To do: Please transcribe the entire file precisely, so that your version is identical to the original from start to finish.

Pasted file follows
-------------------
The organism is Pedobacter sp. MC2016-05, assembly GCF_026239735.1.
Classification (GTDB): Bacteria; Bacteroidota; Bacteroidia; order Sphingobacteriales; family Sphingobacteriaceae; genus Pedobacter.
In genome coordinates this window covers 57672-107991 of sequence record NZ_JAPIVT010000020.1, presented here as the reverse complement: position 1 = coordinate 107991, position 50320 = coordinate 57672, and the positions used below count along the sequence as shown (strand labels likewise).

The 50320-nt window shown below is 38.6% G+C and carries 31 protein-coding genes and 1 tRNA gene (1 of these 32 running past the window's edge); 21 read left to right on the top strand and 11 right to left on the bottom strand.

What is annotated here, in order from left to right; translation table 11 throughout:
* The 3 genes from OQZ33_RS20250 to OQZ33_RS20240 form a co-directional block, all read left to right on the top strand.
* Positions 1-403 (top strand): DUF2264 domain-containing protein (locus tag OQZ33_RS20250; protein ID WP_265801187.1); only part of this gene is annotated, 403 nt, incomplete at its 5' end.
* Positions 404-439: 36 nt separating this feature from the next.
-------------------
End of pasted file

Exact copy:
The organism is Pedobacter sp. MC2016-05, assembly GCF_026239735.1.
Classification (GTDB): Bacteria; Bacteroidota; Bacteroidia; order Sphingobacteriales; family Sphingobacteriaceae; genus Pedobacter.
In genome coordinates this window covers 57672-107991 of sequence record NZ_JAPIVT010000020.1, presented here as the reverse complement: position 1 = coordinate 107991, position 50320 = coordinate 57672, and the positions used below count along the sequence as shown (strand labels likewise).

The 50320-nt window shown below is 38.6% G+C and carries 31 protein-coding genes and 1 tRNA gene (1 of these 32 running past the window's edge); 21 read left to right on the top strand and 11 right to left on the bottom strand.

What is annotated here, in order from left to right; translation table 11 throughout:
* The 3 genes from OQZ33_RS20250 to OQZ33_RS20240 form a co-directional block, all read left to right on the top strand.
* Positions 1-403 (top strand): DUF2264 domain-containing protein (locus tag OQZ33_RS20250; protein ID WP_265801187.1); only part of this gene is annotated, 403 nt, incomplete at its 5' end.
* Positions 404-439: 36 nt separating this feature from the next.